The Government believes it has addressed the need which a third party right of appeal might have filled by the introduction of neighbourhood planning and by strengthening the plan-led approach. Under neighbourhood planning, communities will be able to bring forward plans to help shape the areas in which they live. These may be as light touch or as detailed as the communities wish but in order to become a formal part of the planning system they will need to be approved by a referendum of the neighbourhood. In these circumstances, a third party right of appeal would allow communities a second bite of the cherry in objecting to something they had just overwhelmingly approved. That would not be equitable and would bring the planning system into disrepute.
Some have advanced a case that a third party right of appeal might be restricted to those cases where an application is outside the local or neighbourhood plan. One result of adopting such an approach would be to put more decisions in the hands of planning inspectors whom local residents have often criticised as being remote and without local knowledge. Given that the Government’s reforms of the planning system include limiting the scope of the Planning Inspectorate, this would seem to be a retrograde step. It would, therefore, much prefer to see situations like this resolved at the local level through local planning committees.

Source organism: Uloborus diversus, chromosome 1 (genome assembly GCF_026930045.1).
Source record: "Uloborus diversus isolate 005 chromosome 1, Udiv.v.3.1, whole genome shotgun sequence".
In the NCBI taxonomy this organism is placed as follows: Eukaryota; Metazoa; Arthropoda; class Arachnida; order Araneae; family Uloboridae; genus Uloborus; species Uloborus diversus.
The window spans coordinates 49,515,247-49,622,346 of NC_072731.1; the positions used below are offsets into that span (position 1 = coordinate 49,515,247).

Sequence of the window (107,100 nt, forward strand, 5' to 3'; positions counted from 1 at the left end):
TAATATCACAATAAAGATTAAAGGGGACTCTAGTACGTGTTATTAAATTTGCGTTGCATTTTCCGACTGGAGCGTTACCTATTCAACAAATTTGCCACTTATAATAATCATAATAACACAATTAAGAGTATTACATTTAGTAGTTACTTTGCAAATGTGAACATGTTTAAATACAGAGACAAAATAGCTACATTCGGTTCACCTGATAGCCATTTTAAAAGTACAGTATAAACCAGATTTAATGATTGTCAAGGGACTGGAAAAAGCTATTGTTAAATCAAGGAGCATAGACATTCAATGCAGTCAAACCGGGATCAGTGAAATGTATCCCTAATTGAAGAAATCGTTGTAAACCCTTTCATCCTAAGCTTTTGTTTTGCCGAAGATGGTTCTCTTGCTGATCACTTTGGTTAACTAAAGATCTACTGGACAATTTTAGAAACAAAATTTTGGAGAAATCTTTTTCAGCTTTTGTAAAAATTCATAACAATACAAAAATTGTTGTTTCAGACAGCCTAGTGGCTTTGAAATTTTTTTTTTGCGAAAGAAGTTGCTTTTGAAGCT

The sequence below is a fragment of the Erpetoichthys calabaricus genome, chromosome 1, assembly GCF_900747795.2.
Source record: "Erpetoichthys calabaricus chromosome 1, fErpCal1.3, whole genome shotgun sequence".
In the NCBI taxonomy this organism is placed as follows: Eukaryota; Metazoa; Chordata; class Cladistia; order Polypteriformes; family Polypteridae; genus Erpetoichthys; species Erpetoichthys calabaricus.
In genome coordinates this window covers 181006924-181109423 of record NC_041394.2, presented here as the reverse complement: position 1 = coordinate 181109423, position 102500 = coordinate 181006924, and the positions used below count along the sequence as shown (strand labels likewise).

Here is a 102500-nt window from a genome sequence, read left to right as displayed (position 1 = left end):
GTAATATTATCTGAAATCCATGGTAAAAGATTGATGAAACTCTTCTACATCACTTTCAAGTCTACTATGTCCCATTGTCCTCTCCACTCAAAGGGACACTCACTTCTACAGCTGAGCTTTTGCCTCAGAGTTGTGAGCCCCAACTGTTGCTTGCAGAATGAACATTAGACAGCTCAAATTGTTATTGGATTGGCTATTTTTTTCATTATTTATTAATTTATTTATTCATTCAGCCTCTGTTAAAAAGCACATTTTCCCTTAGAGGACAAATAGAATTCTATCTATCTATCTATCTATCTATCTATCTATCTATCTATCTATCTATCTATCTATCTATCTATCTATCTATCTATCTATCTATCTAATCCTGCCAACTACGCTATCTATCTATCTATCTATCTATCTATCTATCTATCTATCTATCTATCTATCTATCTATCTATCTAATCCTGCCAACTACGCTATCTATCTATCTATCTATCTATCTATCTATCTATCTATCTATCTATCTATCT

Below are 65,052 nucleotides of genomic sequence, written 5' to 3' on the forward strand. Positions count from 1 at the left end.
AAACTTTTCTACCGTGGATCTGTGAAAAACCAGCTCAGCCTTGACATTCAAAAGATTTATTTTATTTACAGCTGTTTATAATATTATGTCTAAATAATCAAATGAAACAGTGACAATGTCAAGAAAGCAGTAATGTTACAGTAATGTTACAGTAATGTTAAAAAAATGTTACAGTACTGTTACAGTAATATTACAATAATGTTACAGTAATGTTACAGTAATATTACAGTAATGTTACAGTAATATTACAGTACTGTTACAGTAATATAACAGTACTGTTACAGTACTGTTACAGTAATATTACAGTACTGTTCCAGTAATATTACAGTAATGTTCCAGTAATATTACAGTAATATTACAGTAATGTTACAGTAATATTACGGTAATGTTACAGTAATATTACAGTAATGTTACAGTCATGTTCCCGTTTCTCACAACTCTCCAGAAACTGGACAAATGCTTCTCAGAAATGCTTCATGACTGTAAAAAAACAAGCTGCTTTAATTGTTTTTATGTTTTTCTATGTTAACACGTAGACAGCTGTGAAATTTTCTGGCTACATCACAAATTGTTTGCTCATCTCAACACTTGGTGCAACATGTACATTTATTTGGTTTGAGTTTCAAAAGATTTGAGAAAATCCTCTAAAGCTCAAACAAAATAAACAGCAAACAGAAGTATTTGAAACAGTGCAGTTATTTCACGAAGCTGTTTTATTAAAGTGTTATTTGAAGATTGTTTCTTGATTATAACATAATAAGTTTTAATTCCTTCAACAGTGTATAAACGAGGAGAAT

I am sure you will be interested to note that my colleague, Zac Goldsmith MP, has tabled two amendments to the Localism Bill at its Report Stage. Firstly the introduction of binding local referendums as opposed to the provision for non-binding referendums as currently set out in the Bill. Secondly Mr Goldsmith proposes recall elections for local councillors if 25 percent or more of voters in the constituency of an elected local government petition for it. The Localism Bill will have its report stage in the House of Commons on the 17^th May 2011.
I hope that you have found this information useful. Thank you for taking the time to contact me. Please do not hesitate to contact the office should you require any further information or advice.
Dr Sarah Wollaston
Member of Parliament for Totnes
John Chalmers to Dr Wollaston 15 May:
Dear Dr Wollaston
Thank you for detailed reply to my email on Clause 4 in the Localism Bill. Having gained the committee’s agreement I was about to write on the same subject from the South Hams Society and I append the text below.
I understand your reservations against third party appeals and to some extent share them if it opens the way to frivolous actions and obdurate individual opposition to otherwise acceptable proposals. It was for this reason that I said in my letter below that they should be permitted subject to limitations – for example, support by a significant section of the community.